Sometimes a cat shows up in your neighborhood or on your doorstep, and it’s obvious that the cat is feral. There’s no way you’re going to lure the cat inside or touch her, and the best you can do is feed her, and hopefully, implement some TNR. The large gray area with free-roaming cats, however, are stray cats. A stray cat may seem feral at first. But given time, you might get close to them and even tempt them inside. With time, they might make a wonderful house cat, companion, or pet for you or another good home.
So, if it seems that a stray cat might be adopting you, what are the next best steps to take? Here’s the story of my Karma, and what she showed me about how to open your arms, and home, to a stray cat.
Start by determining whether the cat is feral. I know this is easier said than done.
Here’s how it played out with Karma. I began feeding her outside. Initially, she would not come close to the house at all, so I set the food on the other side of the yard, as far from the house as possible. I fed her at regular times so that she got used to the routine. Then I started to move the food closer to the house.
Karma showed no reluctance to come closer, even though she would run away if I came outside while she was eating. I got to the point where the food was right inside the garage and she was still coming in and eating. But I did this over a period of several weeks and I didn’t rush it.
One day, I had a hunch that I might get her in the door. I shut all the other cats inside the house, and left the front door opened to a small enclosed breezeway we have. She came in. Somehow, I was able to close the door behind her.
Did she freak? Yes, a little. But fortunately she was so hungry that she got her head temporarily stuck in a Dixie cup full of food that I had grabbed quickly. That enabled me to quickly get the other cats in the bedroom and shut that door. Then, I opened the house door. She dashed in, but again, I had a feeling she was a gentle cat — just scared.
Initially she hid in a tiny utility room close near the front door. I gave her some time. I was easily able to reach in and scratch her chin. She began purring. I knew she was definitely not feral … but she could have come close to that line.
Every journey with taming a stray cat will be a little different. You sometimes need to rely on your observations and your gut feeling. Does the cat seem friendly? Scared or truly wild? To me, Karma seemed scared, but not yet truly wild. She was close to feral, though, and I don’t think she would have survived long, had she turned feral or not been integrated into our household.
If you succeed in getting your stray cat inside, don’t let her have any contact with your other cats (if any) until you’ve had her vaccinated, checked and tested for contagious diseases like feline leukemia. Wash your own hands if going between these cats in a multi-cat household.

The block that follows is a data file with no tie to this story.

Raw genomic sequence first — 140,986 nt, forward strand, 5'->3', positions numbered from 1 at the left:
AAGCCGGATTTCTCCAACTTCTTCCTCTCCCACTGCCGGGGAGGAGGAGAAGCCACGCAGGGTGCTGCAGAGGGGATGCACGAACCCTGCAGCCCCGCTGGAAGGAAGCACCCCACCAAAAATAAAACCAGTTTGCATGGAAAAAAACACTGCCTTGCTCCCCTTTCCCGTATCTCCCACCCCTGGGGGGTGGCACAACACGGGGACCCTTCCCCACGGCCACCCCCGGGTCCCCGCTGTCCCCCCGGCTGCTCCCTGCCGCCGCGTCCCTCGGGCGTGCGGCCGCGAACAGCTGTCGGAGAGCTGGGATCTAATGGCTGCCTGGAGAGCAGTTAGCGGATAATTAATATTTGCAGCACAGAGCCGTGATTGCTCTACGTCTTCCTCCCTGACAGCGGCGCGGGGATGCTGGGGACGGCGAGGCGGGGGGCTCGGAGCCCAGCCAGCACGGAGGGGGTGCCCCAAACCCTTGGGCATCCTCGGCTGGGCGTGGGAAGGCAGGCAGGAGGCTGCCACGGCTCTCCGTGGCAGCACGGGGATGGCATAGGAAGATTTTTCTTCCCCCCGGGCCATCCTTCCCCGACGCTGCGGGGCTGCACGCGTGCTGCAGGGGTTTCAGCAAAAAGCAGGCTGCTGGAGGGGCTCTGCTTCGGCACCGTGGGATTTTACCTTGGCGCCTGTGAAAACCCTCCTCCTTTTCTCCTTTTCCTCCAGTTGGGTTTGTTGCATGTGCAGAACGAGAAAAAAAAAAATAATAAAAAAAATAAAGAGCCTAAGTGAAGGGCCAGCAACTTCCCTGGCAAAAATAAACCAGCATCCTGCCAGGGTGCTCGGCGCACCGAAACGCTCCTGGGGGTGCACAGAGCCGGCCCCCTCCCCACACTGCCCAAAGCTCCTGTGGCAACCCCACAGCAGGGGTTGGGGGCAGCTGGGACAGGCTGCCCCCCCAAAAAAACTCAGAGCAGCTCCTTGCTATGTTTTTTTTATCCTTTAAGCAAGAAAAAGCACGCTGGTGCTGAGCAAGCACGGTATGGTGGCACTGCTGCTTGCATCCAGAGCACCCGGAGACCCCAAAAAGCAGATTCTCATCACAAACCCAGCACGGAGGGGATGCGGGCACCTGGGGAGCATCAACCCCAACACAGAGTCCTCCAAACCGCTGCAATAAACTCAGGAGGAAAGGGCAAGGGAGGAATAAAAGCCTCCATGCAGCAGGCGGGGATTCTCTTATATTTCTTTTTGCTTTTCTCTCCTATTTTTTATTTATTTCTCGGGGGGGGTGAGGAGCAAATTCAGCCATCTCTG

Let the cats get to know your stray cat from either side of, or under a door. Eventually, I might put the new cat in a carrier, and let the other cats take their time checking her out. I might even put other cats in carriers, and let the new cat check the house out. I might introduce her to one cat at a time, if there are several in the household.
I use my intuition a lot, and this is no exception. If it feels as if it’s going really well, it may be a fast (and successful) introduction. If someone seems really bent out of shape, I’ll take my time and make sure that all the cats get some extra love during this time of transition.
We can never know the baggage that a rescued stray cat may carry, but it may manifest once we get to know these newcomers better. Be ready for surprises.
My cats are indoor cats, but several months after Karma’s successful integration to the household, she managed to escape outside. We almost did not get her back. Once outside, it was as if her personality changed. She became “distant,” seemed almost wild, and would not respond to us.
When we were able to get her, thank goodness (we remained very calm and moved very slowly, so as not to set off more of her skittishness), we took her inside. Once inside, my husband held her up to the window (thinking that he was showing her that all was okay) and she shrank from the outside. Of course, she loves to look out windows now, but it was a strange experience. Be ready for these.
Kieran, another stray who adopted me, would not look out the windows for many months, and didn’t know how to play. It was as if he needed to learn to be a carefree cat. So be ready, and patient, when some of these surprises surface.
Rescue is a big calling. Whether you’re able to integrate a stray cat, or find him a home, or help a feral cat get through another winter — this is all good Karma. (Pun intended.)
What experience have you had with stray cats that have adopted you? What have you learned, and what have you done to make the process smooth? Share your stories in comments!
Thumbnail: Photography by beeboys / Shutterstock.
This article was originally published in 2015.
About Catherine Holm: Told that she is funny but doesn’t know it, accused of being an unintentional con artist by her husband, quiet, with frequent unannounced bursts into dancing liveliness, Cat Holm loves writing about, working for, and living with cats. She is the author of the cat-themed memoir Driving with Cats: Ours for a Short Time, the creator of Ann Catanzaro cat fantasy story gift books, and the author of a short story collection about people and place. She loves to dance, be outside whenever possible, read, play with cats, make music, do and teach yoga, and write. Cat lives in the woods, which she loves as much as really dark chocolate, and gets regular inspiration shots along with her double espresso shots from the city.